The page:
African Americans and slavery[edit]

A black-and-white photograph of an African-American man in a hat and suit seated in a decorative wooden chair.
George Bonga, a well-known fur trader

The Northwest Ordinance of 1787 in theory outlawed slavery in the Northwest Territory including the Minnesota area.[124] The ordinance specifically stated

There shall be neither slavery nor involuntary servitude in the said territory, otherwise than in the punishment of crime, whereof the party shall have been duly convicted.

—Northwest Ordinance, United States Congress of the Confederation

The ordinance was nevertheless seen as ambiguous in that it did not specifically address the slaves already in the territories, and it discussed the "free" population of the territories seemingly implying that a slave population would exist. French traders in the territories, and later even American army officers (including Josiah Snelling who commanded his namesake fort), continued to hold slaves with the blessings of many in Congress.[125]

The number of African Americans in the territory during this period was quite small but not insignificant. Newcomers continued to bring slaves with them, but there were many free blacks as well, some working as servants and some as completely independent pioneers. Information about the black immigrants during the earlier periods is sparse, but records do show that most of those at Fort Snelling were slaves.[126] Records from 1850 indicate a population of 39 free blacks out of a total population of 6,077 citizens in the territory (which excluded Native American tribes).[90][126] Before the 1840s these free persons could often expect to be treated equal to other racial groups. By the time Minnesota had achieved statehood, however, blacks had been disenfranchised and schools were segregated.[112] Despite this, from the start of the Minnesota Territory in 1848 the leadership was predominantly antislavery thus ending the practice in this era.[112]

One of the most famous of the early African Americans in the territory was George Bonga.[126] He was born in Minnesota in 1802, his father Pierre Bonga the son of a freed slave and his mother a member of the Ojibwe tribe. Bonga was schooled in Montreal and eventually became a fur trader in the Northwest territories. He went on to serve as an interpreter in negotiations with the Ojibwe (particularly as a representative of Michigan Governor Lewis Cass).[126] His brother Stephen served as the Ojibwe interpreter at Fort Snelling for the 1837 treaty.[127]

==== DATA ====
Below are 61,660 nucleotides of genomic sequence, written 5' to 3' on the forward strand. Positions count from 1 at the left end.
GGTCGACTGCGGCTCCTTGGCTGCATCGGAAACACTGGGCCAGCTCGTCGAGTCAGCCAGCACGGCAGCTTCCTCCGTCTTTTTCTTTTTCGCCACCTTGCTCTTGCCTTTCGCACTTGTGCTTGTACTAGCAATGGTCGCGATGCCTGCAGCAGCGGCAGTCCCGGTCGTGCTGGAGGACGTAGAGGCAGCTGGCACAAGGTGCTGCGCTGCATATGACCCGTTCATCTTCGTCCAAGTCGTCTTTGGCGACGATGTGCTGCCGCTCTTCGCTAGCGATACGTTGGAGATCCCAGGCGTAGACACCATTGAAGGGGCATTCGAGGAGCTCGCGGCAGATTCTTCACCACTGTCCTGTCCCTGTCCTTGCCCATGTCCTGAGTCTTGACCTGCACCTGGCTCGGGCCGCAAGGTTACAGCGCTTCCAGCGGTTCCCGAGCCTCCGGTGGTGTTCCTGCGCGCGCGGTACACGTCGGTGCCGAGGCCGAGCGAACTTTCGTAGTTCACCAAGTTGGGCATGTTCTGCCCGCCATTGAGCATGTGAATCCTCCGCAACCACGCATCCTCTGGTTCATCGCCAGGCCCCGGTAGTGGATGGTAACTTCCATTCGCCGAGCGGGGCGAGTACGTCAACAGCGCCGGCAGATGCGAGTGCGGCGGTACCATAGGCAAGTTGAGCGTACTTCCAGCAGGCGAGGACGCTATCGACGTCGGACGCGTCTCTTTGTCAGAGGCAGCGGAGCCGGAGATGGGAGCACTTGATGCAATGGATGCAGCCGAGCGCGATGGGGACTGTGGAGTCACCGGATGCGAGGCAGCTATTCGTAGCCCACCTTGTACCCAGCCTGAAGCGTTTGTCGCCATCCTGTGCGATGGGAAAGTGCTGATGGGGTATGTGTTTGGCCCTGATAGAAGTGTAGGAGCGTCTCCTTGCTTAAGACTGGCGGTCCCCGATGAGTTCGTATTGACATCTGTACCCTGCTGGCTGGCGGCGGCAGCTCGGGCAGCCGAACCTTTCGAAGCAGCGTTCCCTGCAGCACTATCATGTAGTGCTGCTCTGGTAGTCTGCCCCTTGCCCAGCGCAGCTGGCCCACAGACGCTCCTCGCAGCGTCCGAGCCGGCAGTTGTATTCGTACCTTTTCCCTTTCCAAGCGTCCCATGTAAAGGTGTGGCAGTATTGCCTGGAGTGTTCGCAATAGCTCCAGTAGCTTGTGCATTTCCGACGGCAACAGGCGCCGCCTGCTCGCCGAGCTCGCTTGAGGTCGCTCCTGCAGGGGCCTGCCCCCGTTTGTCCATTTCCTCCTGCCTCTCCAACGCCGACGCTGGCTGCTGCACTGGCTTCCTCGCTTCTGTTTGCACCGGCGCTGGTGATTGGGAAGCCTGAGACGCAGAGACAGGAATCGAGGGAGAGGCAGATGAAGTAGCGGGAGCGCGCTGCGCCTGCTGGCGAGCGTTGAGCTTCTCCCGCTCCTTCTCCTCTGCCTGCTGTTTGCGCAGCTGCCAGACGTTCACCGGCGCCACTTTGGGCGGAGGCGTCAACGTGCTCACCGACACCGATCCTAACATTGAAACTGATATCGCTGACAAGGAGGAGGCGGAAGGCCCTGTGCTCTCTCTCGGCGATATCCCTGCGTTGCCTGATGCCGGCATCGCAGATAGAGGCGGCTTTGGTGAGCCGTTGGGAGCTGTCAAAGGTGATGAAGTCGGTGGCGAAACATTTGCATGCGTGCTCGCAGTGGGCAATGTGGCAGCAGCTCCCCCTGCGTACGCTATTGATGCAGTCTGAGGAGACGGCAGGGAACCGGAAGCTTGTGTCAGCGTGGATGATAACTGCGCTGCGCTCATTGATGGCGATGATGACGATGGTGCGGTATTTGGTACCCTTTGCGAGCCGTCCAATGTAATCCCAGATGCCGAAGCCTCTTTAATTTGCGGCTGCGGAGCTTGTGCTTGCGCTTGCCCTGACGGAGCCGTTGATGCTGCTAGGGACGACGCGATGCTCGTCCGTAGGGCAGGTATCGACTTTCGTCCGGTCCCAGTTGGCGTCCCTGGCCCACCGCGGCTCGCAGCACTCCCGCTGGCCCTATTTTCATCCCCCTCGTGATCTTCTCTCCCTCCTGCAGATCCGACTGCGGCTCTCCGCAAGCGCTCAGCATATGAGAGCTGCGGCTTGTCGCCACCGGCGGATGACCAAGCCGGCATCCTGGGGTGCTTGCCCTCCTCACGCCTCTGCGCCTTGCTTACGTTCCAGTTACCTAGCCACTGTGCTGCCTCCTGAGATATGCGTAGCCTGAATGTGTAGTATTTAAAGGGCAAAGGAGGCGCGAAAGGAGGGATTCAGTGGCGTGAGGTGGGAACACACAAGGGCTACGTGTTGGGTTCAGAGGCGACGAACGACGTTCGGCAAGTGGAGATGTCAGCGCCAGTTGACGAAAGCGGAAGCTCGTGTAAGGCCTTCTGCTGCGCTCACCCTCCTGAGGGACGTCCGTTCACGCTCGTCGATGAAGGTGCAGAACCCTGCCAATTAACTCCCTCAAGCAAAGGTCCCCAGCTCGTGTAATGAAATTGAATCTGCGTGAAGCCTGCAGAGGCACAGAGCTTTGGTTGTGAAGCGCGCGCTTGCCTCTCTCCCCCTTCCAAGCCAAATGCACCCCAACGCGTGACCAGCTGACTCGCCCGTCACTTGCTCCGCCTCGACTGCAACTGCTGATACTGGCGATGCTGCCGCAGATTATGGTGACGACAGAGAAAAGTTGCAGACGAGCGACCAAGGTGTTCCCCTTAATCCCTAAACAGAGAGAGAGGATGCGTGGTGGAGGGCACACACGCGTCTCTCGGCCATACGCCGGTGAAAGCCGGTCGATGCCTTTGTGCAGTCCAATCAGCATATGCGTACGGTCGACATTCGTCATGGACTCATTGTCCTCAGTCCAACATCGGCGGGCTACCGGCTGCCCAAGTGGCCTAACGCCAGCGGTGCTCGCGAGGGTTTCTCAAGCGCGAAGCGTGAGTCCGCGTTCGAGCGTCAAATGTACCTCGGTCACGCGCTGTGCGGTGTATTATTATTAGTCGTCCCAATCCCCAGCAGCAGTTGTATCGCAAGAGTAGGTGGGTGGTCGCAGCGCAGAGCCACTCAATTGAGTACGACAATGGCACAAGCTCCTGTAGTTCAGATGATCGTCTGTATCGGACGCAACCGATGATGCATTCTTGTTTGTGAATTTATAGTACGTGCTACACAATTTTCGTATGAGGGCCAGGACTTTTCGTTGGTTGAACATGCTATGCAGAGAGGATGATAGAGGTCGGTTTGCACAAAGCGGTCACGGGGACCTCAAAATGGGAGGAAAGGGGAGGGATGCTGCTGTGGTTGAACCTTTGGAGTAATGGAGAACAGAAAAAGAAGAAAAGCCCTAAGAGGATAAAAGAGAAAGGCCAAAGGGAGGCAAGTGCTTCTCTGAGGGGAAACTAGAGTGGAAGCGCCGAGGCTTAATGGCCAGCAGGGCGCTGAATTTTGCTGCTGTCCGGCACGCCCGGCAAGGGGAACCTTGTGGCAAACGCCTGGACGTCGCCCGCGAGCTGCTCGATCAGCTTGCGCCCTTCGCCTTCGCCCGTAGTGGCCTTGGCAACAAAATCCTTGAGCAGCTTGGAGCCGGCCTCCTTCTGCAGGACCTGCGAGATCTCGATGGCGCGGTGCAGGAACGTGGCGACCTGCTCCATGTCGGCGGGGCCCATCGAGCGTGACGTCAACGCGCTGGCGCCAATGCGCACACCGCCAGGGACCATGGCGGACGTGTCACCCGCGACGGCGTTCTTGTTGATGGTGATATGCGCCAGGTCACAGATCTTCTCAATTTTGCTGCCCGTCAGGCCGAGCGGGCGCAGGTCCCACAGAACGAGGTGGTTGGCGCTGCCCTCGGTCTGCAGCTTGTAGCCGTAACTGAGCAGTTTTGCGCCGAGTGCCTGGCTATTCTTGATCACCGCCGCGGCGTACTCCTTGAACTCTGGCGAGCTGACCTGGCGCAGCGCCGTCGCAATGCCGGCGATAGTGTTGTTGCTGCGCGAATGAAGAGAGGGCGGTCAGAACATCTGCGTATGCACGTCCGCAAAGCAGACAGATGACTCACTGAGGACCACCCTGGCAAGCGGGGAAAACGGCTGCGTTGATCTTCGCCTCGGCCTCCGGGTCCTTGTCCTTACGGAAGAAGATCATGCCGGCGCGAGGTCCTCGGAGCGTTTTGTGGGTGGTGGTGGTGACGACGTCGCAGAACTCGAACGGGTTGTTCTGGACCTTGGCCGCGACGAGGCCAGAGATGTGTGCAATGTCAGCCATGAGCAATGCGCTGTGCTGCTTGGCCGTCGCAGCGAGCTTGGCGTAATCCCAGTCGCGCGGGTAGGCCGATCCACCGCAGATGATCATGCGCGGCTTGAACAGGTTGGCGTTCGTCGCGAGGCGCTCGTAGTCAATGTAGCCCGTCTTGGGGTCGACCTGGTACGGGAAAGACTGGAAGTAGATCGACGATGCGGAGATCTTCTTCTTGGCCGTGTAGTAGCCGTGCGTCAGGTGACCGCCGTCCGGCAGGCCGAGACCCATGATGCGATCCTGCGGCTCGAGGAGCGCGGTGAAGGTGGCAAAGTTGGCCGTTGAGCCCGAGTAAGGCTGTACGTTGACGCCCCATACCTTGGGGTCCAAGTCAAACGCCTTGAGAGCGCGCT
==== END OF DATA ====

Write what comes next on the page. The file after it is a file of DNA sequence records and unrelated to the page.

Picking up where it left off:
In the 1850s, Fort Snelling played a key role in the infamous Dred Scott court case. Slaves Dred Scott and his wife were taken to the fort by their master, John Emerson. They lived at the fort and elsewhere in territories where slavery was prohibited. After Emerson's death, the Scotts argued that since they had lived in free territory, they were no longer slaves. Ultimately in 1857 the U.S. Supreme Court sided against the Scotts. This decision helped to fuel rancor over slavery leading to the Bleeding Kansas conflicts, the Panic of 1857, and eventually the American Civil War.[128]

Government and politics[edit]

Territorial Governors
Leader Territory Took
office
Left
office
Party
Arthur St. Clair Northwest Territory 1787 1802
William Henry Harrison Indiana Territory 1801 1812 Whig
Charles Willing Byrd Northwest Territory 1802 1803
Meriwether Lewis Territory of Louisiana 1807 1809
Ninian Edwards Illinois Territory 1809 1818 Democratic-Republican
William Clark Territory of Louisiana 1813 1820
Lewis Cass Michigan Territory 1818 1831 Democratic
John S. Horner Michigan Territory 1835 1837
Henry Dodge Wisconsin Territory 1836 1841 Democratic
Robert Lucas Iowa Territory 1838 1841 Democratic
James Duane Doty Wisconsin Territory 1841 1844 Whig
John Chambers Iowa Territory 1841 1845 Whig
Nathaniel P. Tallmadge Wisconsin Territory 1844 1845 Whig
James Clarke Iowa Territory 1845 1849 Democratic
Henry Dodge Wisconsin Territory 1845 1848 Democratic
John Catlin Wisconsin Territory 1848 1849 Democratic
Alexander Ramsey Minnesota Territory 1849 1853 Whig
Willis Arnold Gorman Minnesota Territory 1853 1857 Democratic
Samuel Medary Minnesota Territory 1857 1858 Democratic

In the earlier part of the 19th century the area which is today Minnesota was not recognized as a single entity. The Mississippi River had divided the eastern British/French lands of North America from the western Spanish lands and even after the Louisiana Purchase this was for a time seen as a separation between territories. The division between the U.S. territories in the region and the British territories remained ambiguous until the Anglo-American Convention of 1818, which set the border with British North America at the 49th parallel west of the Lake of the Woods (except for a small chunk of land now dubbed the Northwest Angle). Border disputes east of the Lake of the Woods continued until the Webster-Ashburton Treaty of 1842.[129]